As our brigade begins surveying all 19 counties we cover, each one of us needs to understand the dedication and determination it will take to survey a cemetery, to locate and document the men who served and to understand that there are others who will be better at changing an Able Body man to a soldier-sailor or marine who served during the war between the States. And that is important, I always flag every veteran in every cemetery I go to, each one has earned a flag, and I go through hundreds of flags both US and Confederate and I also only use American made flags now, they cost more but last. And as Guardian I can help each member of the Brigade find one or several graves for them to guard. It is so important for each and every one in the S C V to choose to guard these graves, it is very important to learn the Mans history, and his service to the cause, and pass it down to each generation that will come after us. As I travel the back roads I see untended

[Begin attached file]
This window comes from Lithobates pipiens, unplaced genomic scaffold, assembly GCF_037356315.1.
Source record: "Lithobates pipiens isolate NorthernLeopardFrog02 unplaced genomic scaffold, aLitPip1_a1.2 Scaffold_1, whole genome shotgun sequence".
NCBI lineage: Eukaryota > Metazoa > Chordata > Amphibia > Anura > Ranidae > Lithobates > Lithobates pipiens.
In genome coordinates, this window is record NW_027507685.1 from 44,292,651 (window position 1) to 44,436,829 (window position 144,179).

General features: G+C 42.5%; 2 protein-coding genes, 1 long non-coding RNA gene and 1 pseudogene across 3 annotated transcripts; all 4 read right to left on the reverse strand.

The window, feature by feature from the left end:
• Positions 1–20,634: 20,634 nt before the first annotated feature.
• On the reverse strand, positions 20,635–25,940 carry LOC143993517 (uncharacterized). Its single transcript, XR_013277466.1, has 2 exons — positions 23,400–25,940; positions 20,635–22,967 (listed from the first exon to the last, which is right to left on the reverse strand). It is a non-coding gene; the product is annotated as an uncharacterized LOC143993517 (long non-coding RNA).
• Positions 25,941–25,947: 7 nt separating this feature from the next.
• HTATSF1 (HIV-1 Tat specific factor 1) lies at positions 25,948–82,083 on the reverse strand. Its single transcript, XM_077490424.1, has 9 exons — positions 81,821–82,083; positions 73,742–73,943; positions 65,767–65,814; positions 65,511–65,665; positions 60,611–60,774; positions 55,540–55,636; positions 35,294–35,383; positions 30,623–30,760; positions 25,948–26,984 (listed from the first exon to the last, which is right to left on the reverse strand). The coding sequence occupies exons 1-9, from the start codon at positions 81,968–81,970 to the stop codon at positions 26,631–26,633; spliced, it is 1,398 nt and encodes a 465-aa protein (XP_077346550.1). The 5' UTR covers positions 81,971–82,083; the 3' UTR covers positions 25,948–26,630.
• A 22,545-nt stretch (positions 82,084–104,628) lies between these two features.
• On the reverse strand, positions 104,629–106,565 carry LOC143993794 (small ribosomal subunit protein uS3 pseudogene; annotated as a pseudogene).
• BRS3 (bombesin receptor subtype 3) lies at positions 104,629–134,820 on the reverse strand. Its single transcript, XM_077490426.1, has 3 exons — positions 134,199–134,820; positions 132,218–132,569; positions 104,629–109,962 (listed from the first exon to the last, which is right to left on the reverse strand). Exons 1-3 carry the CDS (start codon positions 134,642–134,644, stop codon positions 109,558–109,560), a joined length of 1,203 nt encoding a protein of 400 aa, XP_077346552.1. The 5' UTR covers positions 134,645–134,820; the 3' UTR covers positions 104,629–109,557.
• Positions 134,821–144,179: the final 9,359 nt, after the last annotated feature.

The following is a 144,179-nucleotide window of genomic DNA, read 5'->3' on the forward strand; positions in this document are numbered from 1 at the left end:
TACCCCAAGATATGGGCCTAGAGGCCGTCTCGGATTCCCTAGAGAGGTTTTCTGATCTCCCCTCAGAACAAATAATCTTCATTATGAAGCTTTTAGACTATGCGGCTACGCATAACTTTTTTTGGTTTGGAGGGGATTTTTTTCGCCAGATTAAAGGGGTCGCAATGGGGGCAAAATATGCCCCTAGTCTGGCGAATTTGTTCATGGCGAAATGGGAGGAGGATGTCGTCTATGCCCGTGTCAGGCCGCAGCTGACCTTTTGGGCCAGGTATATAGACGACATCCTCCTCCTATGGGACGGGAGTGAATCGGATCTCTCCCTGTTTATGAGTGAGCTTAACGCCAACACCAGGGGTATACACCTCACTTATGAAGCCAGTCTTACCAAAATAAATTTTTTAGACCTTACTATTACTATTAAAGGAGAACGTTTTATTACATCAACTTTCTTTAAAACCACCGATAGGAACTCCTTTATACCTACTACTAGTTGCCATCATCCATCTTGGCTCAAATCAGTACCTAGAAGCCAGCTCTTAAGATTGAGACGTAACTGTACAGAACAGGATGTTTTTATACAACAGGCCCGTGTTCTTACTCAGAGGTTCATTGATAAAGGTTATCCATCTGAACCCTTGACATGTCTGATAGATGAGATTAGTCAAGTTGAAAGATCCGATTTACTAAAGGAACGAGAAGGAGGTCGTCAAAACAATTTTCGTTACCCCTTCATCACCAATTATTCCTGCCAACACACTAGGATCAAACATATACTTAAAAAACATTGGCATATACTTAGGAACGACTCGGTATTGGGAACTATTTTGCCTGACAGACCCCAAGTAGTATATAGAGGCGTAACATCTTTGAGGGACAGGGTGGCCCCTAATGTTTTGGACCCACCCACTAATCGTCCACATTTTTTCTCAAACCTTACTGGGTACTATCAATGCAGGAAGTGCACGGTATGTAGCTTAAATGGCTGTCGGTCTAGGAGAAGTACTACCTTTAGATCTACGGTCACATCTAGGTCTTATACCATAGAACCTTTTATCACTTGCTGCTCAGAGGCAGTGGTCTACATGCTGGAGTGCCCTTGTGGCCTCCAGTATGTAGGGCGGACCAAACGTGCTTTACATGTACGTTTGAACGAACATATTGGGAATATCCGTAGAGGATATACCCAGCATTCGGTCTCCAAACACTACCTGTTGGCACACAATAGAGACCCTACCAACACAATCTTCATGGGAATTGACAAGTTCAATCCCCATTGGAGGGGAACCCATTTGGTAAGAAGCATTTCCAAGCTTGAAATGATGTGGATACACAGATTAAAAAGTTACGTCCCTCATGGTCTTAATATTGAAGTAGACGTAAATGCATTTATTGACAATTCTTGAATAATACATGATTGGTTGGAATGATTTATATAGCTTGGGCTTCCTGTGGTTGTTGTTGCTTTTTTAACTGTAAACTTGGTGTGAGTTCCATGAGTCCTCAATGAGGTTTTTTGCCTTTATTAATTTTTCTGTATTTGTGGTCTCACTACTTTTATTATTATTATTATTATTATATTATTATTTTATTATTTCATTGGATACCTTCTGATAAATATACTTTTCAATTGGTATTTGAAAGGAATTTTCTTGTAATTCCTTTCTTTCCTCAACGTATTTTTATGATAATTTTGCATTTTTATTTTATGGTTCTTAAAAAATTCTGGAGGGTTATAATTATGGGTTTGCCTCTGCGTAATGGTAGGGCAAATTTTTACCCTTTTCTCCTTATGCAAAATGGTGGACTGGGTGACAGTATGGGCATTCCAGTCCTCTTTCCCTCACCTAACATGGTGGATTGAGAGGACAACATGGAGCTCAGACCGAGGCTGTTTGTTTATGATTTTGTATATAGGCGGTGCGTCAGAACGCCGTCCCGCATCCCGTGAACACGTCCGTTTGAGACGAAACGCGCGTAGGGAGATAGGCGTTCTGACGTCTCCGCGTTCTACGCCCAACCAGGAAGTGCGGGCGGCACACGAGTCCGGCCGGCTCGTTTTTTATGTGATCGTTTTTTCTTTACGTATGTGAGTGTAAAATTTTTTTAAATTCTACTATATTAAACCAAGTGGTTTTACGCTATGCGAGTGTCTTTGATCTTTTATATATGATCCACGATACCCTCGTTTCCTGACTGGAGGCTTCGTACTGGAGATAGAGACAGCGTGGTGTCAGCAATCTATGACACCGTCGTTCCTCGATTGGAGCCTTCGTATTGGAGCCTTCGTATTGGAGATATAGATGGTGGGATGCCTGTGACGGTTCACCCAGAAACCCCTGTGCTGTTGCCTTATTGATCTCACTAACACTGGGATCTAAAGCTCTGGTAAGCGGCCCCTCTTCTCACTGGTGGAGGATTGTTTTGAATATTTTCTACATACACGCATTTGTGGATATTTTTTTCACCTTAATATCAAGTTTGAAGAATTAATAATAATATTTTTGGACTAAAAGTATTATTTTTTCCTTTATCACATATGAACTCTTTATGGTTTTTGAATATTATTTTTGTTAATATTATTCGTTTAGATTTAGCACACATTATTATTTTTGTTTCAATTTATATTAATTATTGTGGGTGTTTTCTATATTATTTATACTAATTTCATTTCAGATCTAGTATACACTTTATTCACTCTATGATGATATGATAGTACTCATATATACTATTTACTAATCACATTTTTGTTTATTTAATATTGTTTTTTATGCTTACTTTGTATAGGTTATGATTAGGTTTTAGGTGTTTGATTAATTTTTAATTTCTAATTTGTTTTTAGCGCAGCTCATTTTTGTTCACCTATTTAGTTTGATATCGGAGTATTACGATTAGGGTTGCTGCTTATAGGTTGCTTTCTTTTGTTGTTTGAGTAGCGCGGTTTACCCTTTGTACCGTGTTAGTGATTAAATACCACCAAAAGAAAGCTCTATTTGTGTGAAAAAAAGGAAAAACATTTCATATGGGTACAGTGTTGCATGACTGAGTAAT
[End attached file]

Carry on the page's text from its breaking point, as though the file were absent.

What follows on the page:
graves, undocumented cemeteries and know the work will take years, and that “I didn’t know” until my parents passed the tradition of flagging family veterans graves down to me back in 1994. Now day’s my pickup’s toolbox has fresh flags, a battery operated drill and long bit always ready to flag a grave, I have a camera to take pictures of the graves I flag, I carry a garden hoe in case I run across a snake and I watch where I put my feet and hands.

I am proud to be your Brigade Guardian, and enjoy speaking with every compatriot at every camp meeting I attend, it is rewarding to me to hear the passion they have for preserving our heritage, of learning about their ancestor who served and how they take care of that grave, they all understand how important it is to pass this knowledge down to the children. And it fills me with pride that the next generation will be less stupid than I was and learn about the family they are from. Gentleman, we all need to take this Southern pride, this Confederate pride and take it to our communities and schools to tell the children the truth about the war and about the men who fought and where they rest, so they can take up the cause and honor them after we are all gone. As we listen to the stirring words of “The Charge” we must rededicate ourselves to this honorable mission and keep up with “Forwarding the Colors” by guarding the graves and making sure the flag flies proudly on each and every grave!

Forward the Colors!